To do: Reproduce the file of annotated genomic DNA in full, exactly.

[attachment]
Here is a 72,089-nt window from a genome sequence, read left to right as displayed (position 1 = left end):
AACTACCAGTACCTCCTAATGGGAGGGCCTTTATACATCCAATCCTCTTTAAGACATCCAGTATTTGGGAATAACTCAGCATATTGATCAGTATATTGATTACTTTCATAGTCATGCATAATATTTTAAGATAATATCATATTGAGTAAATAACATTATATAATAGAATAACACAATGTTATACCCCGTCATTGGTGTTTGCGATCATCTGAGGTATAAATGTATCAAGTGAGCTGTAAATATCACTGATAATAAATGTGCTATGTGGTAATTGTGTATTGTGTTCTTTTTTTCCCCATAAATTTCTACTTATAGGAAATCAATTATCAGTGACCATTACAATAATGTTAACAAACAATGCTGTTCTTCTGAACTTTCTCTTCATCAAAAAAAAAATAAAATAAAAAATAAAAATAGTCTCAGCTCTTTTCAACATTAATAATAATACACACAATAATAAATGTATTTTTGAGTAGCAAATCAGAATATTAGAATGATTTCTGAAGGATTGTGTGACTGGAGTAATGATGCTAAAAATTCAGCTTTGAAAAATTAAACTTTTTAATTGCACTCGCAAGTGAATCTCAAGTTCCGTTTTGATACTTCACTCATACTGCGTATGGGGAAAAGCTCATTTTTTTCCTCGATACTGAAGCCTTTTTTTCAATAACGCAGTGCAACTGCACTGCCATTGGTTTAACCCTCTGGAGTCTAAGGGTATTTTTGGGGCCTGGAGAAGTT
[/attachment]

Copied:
Here is a 72,089-nt window from a genome sequence, read left to right as displayed (position 1 = left end):
AACTACCAGTACCTCCTAATGGGAGGGCCTTTATACATCCAATCCTCTTTAAGACATCCAGTATTTGGGAATAACTCAGCATATTGATCAGTATATTGATTACTTTCATAGTCATGCATAATATTTTAAGATAATATCATATTGAGTAAATAACATTATATAATAGAATAACACAATGTTATACCCCGTCATTGGTGTTTGCGATCATCTGAGGTATAAATGTATCAAGTGAGCTGTAAATATCACTGATAATAAATGTGCTATGTGGTAATTGTGTATTGTGTTCTTTTTTTCCCCATAAATTTCTACTTATAGGAAATCAATTATCAGTGACCATTACAATAATGTTAACAAACAATGCTGTTCTTCTGAACTTTCTCTTCATCAAAAAAAAAATAAAATAAAAAATAAAAATAGTCTCAGCTCTTTTCAACATTAATAATAATACACACAATAATAAATGTATTTTTGAGTAGCAAATCAGAATATTAGAATGATTTCTGAAGGATTGTGTGACTGGAGTAATGATGCTAAAAATTCAGCTTTGAAAAATTAAACTTTTTAATTGCACTCGCAAGTGAATCTCAAGTTCCGTTTTGATACTTCACTCATACTGCGTATGGGGAAAAGCTCATTTTTTTCCTCGATACTGAAGCCTTTTTTTCAATAACGCAGTGCAACTGCACTGCCATTGGTTTAACCCTCTGGAGTCTAAGGGTATTTTTGGGGCCTGGAGAAGTT